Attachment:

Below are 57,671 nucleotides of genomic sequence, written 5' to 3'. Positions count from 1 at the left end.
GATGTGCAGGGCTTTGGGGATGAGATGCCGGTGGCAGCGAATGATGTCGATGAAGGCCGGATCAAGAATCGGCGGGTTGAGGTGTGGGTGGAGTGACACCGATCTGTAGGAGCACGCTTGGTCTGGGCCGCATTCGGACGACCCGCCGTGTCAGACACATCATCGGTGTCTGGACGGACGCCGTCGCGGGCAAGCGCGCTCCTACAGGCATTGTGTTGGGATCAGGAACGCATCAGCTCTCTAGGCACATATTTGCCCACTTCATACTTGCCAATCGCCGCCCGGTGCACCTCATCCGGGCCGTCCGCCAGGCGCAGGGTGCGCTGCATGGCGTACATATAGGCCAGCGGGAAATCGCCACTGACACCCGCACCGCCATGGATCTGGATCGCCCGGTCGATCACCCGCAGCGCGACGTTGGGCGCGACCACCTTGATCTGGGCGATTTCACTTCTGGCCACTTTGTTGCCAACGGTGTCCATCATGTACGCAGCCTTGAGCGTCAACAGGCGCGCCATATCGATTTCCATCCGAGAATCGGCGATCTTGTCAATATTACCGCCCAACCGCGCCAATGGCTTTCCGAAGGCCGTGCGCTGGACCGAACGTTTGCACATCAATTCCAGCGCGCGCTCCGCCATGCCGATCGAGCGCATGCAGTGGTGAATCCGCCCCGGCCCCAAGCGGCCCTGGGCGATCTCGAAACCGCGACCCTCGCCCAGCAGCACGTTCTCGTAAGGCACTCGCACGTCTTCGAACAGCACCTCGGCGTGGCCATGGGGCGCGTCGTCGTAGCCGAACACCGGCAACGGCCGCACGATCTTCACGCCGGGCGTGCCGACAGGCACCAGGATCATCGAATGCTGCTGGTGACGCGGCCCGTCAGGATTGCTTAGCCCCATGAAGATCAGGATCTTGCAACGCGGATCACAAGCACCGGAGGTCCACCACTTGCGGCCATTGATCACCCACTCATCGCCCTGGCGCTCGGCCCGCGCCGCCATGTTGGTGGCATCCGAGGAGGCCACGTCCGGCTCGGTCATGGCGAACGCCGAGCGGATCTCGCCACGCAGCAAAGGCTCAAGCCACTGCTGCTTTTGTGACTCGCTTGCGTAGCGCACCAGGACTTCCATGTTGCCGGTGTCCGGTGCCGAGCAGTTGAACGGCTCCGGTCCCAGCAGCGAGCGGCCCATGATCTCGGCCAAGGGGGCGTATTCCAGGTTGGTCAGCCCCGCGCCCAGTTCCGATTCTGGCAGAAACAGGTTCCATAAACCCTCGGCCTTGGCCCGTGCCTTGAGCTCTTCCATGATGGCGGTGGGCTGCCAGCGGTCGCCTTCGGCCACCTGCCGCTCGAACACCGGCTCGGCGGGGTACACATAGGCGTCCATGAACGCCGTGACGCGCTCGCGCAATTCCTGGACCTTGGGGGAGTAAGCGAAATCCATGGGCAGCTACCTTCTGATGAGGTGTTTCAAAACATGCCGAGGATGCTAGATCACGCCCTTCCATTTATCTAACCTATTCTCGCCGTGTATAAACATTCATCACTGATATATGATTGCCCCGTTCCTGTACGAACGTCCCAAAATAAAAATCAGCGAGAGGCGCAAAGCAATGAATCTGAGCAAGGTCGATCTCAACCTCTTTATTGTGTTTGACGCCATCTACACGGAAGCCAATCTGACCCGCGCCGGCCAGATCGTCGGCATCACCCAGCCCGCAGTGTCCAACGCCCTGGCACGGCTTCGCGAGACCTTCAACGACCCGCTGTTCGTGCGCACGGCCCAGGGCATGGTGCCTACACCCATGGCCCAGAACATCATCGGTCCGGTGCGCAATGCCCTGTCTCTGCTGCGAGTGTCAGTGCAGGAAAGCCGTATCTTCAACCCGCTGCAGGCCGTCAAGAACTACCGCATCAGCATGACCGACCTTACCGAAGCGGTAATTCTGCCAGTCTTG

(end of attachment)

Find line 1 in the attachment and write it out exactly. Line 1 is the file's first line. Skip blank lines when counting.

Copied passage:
Below are 57,671 nucleotides of genomic sequence, written 5' to 3'. Positions count from 1 at the left end.